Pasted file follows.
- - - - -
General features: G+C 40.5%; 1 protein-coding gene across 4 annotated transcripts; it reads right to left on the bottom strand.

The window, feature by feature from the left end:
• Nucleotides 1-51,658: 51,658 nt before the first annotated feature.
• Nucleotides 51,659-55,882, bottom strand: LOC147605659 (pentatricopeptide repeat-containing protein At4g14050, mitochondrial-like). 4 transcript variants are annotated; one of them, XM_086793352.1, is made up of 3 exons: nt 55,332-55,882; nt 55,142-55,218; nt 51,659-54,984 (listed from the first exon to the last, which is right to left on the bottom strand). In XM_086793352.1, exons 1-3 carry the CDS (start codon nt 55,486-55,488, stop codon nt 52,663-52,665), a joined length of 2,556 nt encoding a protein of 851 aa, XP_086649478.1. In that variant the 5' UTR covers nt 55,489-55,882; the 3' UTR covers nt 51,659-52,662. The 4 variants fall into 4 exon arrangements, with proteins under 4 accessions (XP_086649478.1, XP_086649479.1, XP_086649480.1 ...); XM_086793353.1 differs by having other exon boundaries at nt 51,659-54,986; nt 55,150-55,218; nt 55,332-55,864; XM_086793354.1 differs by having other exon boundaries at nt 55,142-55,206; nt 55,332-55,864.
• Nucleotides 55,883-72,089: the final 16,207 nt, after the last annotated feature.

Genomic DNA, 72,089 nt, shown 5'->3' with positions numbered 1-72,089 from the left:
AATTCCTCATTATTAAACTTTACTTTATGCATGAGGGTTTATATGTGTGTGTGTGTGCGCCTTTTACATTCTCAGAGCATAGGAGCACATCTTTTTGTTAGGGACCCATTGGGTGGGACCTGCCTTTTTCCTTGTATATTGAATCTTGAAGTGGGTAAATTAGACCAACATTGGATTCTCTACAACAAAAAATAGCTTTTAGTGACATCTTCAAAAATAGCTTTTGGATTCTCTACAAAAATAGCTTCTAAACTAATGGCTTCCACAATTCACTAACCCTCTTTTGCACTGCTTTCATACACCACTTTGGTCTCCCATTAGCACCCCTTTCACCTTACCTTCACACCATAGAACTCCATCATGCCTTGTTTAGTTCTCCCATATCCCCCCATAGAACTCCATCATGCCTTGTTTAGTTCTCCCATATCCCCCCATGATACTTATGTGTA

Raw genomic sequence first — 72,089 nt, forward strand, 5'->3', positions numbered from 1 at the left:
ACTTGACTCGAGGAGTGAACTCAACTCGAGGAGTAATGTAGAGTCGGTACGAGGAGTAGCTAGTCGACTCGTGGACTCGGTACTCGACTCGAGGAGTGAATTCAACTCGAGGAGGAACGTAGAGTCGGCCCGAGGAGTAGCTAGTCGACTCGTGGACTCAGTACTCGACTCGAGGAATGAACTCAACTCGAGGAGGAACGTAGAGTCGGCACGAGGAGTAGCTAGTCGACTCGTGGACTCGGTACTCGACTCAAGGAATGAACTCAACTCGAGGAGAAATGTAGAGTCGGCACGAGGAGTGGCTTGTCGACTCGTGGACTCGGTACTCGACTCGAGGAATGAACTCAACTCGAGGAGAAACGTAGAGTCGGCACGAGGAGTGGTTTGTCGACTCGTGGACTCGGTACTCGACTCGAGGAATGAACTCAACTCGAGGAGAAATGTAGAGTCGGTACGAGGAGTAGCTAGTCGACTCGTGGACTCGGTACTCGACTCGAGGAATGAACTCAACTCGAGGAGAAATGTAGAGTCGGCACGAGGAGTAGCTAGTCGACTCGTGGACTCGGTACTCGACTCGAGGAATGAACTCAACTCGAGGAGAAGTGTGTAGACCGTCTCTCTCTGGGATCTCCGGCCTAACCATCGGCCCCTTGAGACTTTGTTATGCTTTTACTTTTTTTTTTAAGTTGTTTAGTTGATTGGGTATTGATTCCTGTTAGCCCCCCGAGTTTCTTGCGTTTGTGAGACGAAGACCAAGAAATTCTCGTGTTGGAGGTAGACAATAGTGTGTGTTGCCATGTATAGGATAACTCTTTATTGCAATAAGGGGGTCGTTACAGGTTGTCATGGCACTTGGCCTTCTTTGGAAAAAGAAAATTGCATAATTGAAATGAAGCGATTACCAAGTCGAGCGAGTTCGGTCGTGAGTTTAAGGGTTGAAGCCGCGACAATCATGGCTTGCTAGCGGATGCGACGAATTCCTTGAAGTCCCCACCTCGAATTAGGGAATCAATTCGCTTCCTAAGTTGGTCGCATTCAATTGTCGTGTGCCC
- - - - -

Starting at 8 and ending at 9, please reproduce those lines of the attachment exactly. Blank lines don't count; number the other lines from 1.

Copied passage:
Raw genomic sequence first — 72,089 nt, forward strand, 5'->3', positions numbered from 1 at the left:
ACTTGACTCGAGGAGTGAACTCAACTCGAGGAGTAATGTAGAGTCGGTACGAGGAGTAGCTAGTCGACTCGTGGACTCGGTACTCGACTCGAGGAGTGAATTCAACTCGAGGAGGAACGTAGAGTCGGCCCGAGGAGTAGCTAGTCGACTCGTGGACTCAGTACTCGACTCGAGGAATGAACTCAACTCGAGGAGGAACGTAGAGTCGGCACGAGGAGTAGCTAGTCGACTCGTGGACTCGGTACTCGACTCAAGGAATGAACTCAACTCGAGGAGAAATGTAGAGTCGGCACGAGGAGTGGCTTGTCGACTCGTGGACTCGGTACTCGACTCGAGGAATGAACTCAACTCGAGGAGAAACGTAGAGTCGGCACGAGGAGTGGTTTGTCGACTCGTGGACTCGGTACTCGACTCGAGGAATGAACTCAACTCGAGGAGAAATGTAGAGTCGGTACGAGGAGTAGCTAGTCGACTCGTGGACTCGGTACTCGACTCGAGGAATGAACTCAACTCGAGGAGAAATGTAGAGTCGGCACGAGGAGTAGCTAGTCGACTCGTGGACTCGGTACTCGACTCGAGGAATGAACTCAACTCGAGGAGAAGTGTGTAGACCGTCTCTCTCTGGGATCTCCGGCCTAACCATCGGCCCCTTGAGACTTTGTTATGCTTTTACTTTTTTTTTTAAGTTGTTTAGTTGATTGGGTATTGATTCCTGTTAGCCCCCCGAGTTTCTTGCGTTTGTGAGACGAAGACCAAGAAATTCTCGTGTTGGAGGTAGACAATAGTGTGTGTTGCCATGTATAGGATAACTCTTTATTGCAATAAGGGGGTCGTTACAGGTTGTCATGGCACTTGGCCTTCTTTGGAAAAAGAAAATTGCATAATTGAAATGAAGCGATTACCAAGTCGAGCGAGTTCGGTCGTGAGTTTAAGGGTTGAAGCCGCGACAATCATGGCTTGCTAGCGGATGCGACGAATTCCTTGAAGTCCCCACCTCGAATTAGGGAATCAATTCGCTTCCTAAGTTGGTCGCATTCAATTGTCGTGTGCCC